I'm just getting started on the planning of a new 10 g setup and I'm wondering if all the knowledgeable people here can give me some types of rock that are NPT safe. I've used Slate in my 20g, but am wondering what else will work? Thanks!
I believe that almost any natural, surface rock is safe. Your chances of getting a rock that contains something truly harmful (arsenic, mercury, copper, etc) are just about nil. In the rare instance that dangerous rocks are prevalent in an area, they would have leached these metals into the groundwater and poisoned people's well water, so you would be forewarned that rocks in the area might be a problem. I know that my well water is good, so I deduce that the rocks on my property are good, too.
Also, rocks that might increase water hardness shouldn't be a major concern. Neither calcium nor magesium (the components of water hardness) are toxic, and you can always measure water hardness if you suspect the rocks are releasing these chemicals. You'd only find these rocks in desert areas with very little rainfall. I live in the Southeastern US (North Carolina) where almost all calcium and magnesium carbonate rocks were dissolved eons ago.
I've used many different types of rocks (lava, quartz, slate, basalt, phyllite, etc) from my property-- added directly to the tank. No boiling necessary!
I have recently started studying geology and found it fascinating. Rocks are cool!
Thanks Diana, Rocks ARE cool!! I wish I knew more about geology - very interesting. Glad to know most of them will be just fine in my tank - hunting for cool things to use in your aquarium is half the fun!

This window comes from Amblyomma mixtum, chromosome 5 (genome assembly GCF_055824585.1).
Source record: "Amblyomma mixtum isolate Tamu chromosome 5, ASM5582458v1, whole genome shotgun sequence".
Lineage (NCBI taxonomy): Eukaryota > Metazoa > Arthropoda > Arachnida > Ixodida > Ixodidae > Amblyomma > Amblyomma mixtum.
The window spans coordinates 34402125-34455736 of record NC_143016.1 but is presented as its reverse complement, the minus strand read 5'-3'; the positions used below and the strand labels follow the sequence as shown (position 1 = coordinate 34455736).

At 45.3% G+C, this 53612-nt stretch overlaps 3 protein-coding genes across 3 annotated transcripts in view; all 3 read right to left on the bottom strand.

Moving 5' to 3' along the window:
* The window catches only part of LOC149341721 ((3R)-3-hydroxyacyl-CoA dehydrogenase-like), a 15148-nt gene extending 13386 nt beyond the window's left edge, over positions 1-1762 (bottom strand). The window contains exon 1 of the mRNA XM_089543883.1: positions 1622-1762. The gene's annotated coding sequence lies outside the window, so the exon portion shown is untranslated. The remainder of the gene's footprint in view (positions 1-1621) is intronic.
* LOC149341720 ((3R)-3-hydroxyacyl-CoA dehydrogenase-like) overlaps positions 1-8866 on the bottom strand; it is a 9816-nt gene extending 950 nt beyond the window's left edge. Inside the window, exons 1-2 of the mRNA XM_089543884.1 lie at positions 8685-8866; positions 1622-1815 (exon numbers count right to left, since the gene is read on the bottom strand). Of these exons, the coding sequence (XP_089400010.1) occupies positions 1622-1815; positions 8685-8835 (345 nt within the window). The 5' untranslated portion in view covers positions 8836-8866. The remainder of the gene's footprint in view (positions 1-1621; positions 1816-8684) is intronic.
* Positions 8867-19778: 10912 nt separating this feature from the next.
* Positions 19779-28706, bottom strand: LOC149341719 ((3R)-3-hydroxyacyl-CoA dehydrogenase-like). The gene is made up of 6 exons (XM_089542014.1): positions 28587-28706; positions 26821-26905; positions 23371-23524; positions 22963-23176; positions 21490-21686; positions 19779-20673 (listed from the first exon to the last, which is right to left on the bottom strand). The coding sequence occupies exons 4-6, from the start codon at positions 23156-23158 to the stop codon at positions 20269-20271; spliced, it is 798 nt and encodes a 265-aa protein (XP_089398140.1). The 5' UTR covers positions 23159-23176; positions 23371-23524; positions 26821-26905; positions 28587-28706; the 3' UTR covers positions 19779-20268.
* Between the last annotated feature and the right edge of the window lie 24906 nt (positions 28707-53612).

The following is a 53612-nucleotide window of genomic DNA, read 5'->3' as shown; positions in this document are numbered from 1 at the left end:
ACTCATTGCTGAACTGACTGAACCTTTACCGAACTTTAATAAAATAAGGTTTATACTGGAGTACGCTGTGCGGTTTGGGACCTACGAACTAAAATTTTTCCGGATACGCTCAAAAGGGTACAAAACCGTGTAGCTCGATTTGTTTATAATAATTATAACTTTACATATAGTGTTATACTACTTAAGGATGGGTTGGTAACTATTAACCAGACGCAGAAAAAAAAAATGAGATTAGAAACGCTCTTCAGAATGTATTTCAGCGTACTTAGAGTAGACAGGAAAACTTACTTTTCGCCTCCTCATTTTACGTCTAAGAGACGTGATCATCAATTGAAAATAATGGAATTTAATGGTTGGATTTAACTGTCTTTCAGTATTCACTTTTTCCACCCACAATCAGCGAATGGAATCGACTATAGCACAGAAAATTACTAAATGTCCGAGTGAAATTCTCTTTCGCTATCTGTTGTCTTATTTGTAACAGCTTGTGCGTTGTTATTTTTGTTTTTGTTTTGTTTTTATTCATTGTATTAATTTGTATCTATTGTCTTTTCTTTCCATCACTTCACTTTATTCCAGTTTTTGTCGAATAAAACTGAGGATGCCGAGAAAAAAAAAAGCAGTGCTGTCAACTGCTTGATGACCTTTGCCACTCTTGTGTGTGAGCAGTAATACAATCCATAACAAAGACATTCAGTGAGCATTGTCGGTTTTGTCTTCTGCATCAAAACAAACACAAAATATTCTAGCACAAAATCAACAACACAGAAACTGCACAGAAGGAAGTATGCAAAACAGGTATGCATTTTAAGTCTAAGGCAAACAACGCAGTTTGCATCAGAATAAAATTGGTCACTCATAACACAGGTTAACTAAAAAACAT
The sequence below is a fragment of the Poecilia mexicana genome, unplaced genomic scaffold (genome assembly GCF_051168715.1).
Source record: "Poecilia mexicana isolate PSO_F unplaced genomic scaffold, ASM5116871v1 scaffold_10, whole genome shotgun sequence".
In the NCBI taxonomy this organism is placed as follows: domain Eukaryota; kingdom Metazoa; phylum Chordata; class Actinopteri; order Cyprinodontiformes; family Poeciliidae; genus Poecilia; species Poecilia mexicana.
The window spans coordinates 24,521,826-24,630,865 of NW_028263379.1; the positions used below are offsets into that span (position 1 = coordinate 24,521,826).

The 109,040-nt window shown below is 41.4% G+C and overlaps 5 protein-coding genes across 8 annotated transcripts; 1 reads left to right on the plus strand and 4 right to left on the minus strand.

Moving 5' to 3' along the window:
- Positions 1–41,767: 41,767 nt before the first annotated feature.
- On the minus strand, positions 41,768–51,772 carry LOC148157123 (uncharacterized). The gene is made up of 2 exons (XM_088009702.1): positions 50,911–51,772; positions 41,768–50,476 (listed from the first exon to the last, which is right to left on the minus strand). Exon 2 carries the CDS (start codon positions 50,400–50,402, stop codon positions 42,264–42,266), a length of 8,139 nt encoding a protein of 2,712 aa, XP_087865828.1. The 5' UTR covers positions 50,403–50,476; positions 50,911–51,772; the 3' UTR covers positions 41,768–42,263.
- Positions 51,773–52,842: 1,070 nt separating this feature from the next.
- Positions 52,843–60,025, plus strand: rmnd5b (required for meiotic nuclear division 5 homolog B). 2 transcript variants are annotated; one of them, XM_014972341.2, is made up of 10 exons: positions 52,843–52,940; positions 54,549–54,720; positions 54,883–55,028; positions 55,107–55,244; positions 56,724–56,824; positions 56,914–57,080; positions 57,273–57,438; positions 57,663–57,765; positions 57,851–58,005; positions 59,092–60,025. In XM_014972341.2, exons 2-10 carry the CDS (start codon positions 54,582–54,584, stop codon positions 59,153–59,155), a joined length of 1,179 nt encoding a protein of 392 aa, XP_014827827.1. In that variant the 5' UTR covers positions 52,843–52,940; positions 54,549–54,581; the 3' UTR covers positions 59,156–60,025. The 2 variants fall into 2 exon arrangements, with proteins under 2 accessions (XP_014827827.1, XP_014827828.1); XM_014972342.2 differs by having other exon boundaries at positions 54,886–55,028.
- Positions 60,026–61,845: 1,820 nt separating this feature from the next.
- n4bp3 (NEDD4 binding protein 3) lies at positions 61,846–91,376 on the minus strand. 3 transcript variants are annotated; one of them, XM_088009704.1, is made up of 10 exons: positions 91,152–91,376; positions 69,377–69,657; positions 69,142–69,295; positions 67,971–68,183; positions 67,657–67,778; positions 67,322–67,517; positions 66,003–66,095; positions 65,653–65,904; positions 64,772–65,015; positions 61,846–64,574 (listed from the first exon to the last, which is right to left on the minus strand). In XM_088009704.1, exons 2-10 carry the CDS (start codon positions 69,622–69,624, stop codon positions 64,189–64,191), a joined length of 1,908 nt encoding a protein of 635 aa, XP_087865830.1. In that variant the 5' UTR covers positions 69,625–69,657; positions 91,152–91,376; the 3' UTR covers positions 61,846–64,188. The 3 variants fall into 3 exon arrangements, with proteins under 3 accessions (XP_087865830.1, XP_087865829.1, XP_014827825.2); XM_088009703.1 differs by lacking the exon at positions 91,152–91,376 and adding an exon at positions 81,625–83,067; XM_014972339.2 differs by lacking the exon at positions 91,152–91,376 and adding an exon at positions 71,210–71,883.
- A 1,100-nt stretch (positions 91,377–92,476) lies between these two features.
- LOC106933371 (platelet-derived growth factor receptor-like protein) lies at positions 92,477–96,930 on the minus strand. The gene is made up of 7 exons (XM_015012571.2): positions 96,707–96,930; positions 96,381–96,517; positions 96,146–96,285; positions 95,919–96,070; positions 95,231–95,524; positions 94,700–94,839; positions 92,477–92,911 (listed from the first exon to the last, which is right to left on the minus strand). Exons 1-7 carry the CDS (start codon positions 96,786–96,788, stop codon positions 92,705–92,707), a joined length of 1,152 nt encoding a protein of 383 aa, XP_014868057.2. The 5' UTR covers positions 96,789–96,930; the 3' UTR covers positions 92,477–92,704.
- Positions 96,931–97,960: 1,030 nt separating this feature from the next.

What about using rocks from the ocean? I know that there are alot of different types of rock that you could potentially find in the ocean - but could salt or other minerals leach into a seemingly safe rock and cause trouble in a fresh water tank? What about rocks found in the Great Lakes, which are kind of polluted?
I read somewhere about a test, where you submerge the rock in vinegar and if it sends up small bubbles then you know not to use it. Has anyone else heard of this, or is this an old wives tale?
Here in SW Ohio we have lots of limestone. It has a calcium component of fossilized critters. It can affect pH. Likewise, we have very hard, very alkaline water in our underground aquifers.
If you have soft, acidic water, maybe you want some limestone or similar rocks that could help with this. You can find sandstone in many LFSs. It shouldn't affect raise pH.
The vinegar experiment should work because vinegar is low pH. I doubt you'd need to submerge it. I'd use something clear and set it in a bit. Rocks that bubble/react could raise the water pH.
When I was a kid (at the local museum) we tested rocks with a tiny drop of
hydrochloric acid/HCl/muratic acid, to see if they were quartz (inert) or calcite (reactive). That stuff could burn skin. The adult teacher had the acid BTW.
I just just "Googled" Toronto/geology/limestone and found several discourses on limestone (see paragraph from one document below), so I would assume Toronto, unlike Southeastern USA, has plenty of limestone. I know parts of Kentuckky, Wisconsin (and now SW Ohio) have hardwater and thus, probably limestone deposits. Something about glacier activity? The Southeast where I live is ancient and well-weathered plus the glaciers didn't get down this far south.
My Rocks and Minerals book says that vinegar works on powdered limestone. Just a few minutes ago I put a piece of coral into pure vinegar and it started to slowly dissolve releasing little crumbs and a tiny bubbles. With a stronger acid, it would surely fizz.
Of course, even in a limestone area you should find plenty of non-limestone rocks-- dark grey basalt, whitish quartz, etc.
Rocks formed millions of years ago, before human pollution. So if you find a rock in a polluted place, it should be perfectly fine. Just give it a quick scrub to get off any outside goo.
PARAGRAPH FROM ARTICLE ON TORONTO AND LIMESTONE: